1.61071
4.32736
7.15026
14
0.7
1.56646
4.52377
7.01323
15
0.75
1.52258
4.66458
7.10872
16
0.8
1.47954
4.68718
7.47536
17
0.85
1.43765
4.59606
7.82653
18
0.9
1.39711
4.43830
7.78095
19
0.95
1.35803
4.25216
7.49919

Fig. 3. Effect of mass loading on natural frequency of Mode I

 Effect of mass loading on natural frequency of Mode I

Fig. 4. Effect of mass loading on natural frequency of Mode II

 Effect of mass loading on natural frequency of Mode II

Fig. 5. Effect of mass loading on natural frequency of Mode III

 Effect of mass loading on natural frequency of Mode III

4. Finite element simulation using ANSYS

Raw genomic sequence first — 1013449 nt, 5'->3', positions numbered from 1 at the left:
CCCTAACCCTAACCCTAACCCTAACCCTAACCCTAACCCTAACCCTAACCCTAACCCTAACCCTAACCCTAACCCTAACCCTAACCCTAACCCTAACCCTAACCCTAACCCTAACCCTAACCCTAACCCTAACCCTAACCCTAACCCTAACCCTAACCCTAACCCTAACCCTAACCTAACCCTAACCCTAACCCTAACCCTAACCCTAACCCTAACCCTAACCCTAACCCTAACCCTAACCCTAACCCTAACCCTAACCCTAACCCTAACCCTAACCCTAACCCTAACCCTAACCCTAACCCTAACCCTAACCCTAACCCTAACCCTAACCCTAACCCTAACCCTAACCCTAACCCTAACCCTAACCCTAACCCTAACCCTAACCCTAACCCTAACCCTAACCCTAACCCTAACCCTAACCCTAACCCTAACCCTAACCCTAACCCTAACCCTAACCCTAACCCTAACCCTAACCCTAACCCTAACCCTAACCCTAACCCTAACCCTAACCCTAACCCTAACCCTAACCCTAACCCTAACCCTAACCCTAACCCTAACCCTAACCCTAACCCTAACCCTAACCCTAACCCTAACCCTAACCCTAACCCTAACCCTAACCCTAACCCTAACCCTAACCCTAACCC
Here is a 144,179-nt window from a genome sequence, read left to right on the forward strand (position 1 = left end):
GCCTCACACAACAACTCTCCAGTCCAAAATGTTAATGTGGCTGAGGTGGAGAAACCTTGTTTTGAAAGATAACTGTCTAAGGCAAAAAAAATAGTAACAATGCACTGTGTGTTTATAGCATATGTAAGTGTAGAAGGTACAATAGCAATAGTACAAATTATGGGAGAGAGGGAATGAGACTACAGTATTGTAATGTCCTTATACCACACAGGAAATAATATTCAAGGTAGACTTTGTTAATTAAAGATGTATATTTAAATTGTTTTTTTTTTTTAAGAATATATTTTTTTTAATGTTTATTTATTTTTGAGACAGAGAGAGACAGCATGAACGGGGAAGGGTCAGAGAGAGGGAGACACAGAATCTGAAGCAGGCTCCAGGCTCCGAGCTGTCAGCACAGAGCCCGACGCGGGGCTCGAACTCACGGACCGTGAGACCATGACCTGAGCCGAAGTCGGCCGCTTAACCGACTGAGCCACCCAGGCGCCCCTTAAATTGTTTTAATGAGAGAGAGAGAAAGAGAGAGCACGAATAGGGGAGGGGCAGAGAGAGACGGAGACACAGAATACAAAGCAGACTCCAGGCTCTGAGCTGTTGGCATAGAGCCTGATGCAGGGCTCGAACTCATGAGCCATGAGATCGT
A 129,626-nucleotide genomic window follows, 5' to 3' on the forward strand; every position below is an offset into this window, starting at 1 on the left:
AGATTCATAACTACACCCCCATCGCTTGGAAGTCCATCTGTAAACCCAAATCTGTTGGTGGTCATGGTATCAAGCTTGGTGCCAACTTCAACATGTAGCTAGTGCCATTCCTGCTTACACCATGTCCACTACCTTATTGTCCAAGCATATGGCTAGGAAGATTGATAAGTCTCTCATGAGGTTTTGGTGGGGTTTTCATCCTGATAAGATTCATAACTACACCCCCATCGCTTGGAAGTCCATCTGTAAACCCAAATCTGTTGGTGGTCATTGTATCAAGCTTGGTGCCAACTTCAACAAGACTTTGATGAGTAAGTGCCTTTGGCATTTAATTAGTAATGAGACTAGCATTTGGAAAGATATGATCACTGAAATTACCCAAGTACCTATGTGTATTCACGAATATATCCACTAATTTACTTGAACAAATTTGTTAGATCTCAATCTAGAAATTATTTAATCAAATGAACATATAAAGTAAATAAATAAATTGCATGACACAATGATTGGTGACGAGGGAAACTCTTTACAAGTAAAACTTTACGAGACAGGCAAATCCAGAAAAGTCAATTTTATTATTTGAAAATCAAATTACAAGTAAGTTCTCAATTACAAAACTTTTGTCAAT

The finite element analysis simulation is done by modal analysis module of ANSYS workbench 16.1. At first, a 3D model of rectangular cross-section beam having dimension 240×10×4 in mm with attached point mass at desired location is developed in design modeler of the ANSYS software. This point mass is acting as the accelerometer mass. The model is now encastred at one end to act as a cantilever and meshing is done with the element type Hex20. The total number of elements and nodes are 1200 and 7605 respectively. The natural frequency of beam model is obtained from the software. The simulated results of natural frequencies in ANSYS at different locations are given in Table 2. For analysis, the linear vibration is considered. However, on moving the accelerometer from fixed end to free end, deflection in the beam increases which arises its increased geometrical non-linearity. This creates some error between experimental and other results.